Tom Bombadil, as Goldberry said, “is”. He represents himself, and his right to be in the story does not need an explanation, nor an apology, as it was only up to the author to make this decision. He existed, in a way, before many a part of the Legendarium, and in that sense, his own explanation of himself and his great age might be even a nod to the reader. The Lord of the Rings is, after all, a fictional translation, and many a thing just a means for the reader from our world to understand the going-ons in another. Who knows what his counterpart in the “original” Red Book of Westmarch would be, with no Dutch doll to inspire the “translator”? But I should not dive too deep into a story which, in this sense, doesn’t exist.
Shoving the art of writing and the science of stories aside for a moment, and look at the story from within, as if it were real. What could explain Tom’s nature?
I assume my idea is not better than most. But it does appeal more to me. It has so for a while, though I just now got around to writing it down.
He is older than all that is known and seen in Middle-earth, though not likely older than anything else. He is not affected by the One Ring as any mortal (or even immortal) man or otherwise sentient being would be, yet “there would be nothing left for him” under Sauron’s rule. His wife is “the River-woman’s daughter” and likely a spirit. He claims the land does not belong to him, but to itself, yet it seems also inseparable from him. He is not evil, it does not appeal to him or have immediate power over him, yet it does also not agree with him. He is not precisely good, nor does he care much about the dealings and doings of other people and beings.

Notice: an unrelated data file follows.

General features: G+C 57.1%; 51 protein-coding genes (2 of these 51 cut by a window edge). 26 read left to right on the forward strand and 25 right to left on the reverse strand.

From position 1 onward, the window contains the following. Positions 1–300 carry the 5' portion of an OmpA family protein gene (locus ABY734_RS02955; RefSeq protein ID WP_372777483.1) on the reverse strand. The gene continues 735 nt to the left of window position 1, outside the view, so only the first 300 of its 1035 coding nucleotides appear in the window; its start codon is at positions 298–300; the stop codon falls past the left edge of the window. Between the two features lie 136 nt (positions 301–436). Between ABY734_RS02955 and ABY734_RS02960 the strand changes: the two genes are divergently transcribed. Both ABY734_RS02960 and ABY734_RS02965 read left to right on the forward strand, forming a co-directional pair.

His demeanour and nature are lively, earthly, and robust. And thoroughly physical—although apparently a spirit or spiritual being, he is exceedingly bodily and alive, concerned first and foremost with his wife, his land, and his food and drink. So physical, indeed, that no supernatural power seems to appeal to him so much as to fall for it, so different is his own interest, his own nature incompatible with a thing such as the One Ring.
Now I get to the tricky part—because I don’t want to make any sort of assumption about J. R. R. Tolkien’s own ideas, nor would I claim my theory to be in accordance with his intentions. But I want to say what my own idea is anyway, and I like it, because, even though I don’t think that that’s what’s supposed to be true in the book, at least not directly so—not clearly, specifically, though possibly, just possibly, at the edge of it—it is beautifully fit, compatible so to speak, not really wrong.
Tom Bombadil is Middle-earth. In one way, or another. Its spirit, perhaps, or its man-like form, its protective soul, or a representative, for the reader only, or even for its inhabitants. He, as Verlyn Flieger said, does not desire to dominate, and hence cannot be dominated. I think that is, perhaps, because he dominates all that is in his nature to dominate, and is dominated by all that his in his nature to be dominated by. Not more, nor less.
He came to Middle-earth with its creation, and he is Middle-earth in all its states and stages. He does not want more than Middle-earth, but he cannot have less than Middle-earth, because it is he and he is it. He is. Mind you—not Arda, not Eä, only Middle-earth. But Middle-earth, in its entirety.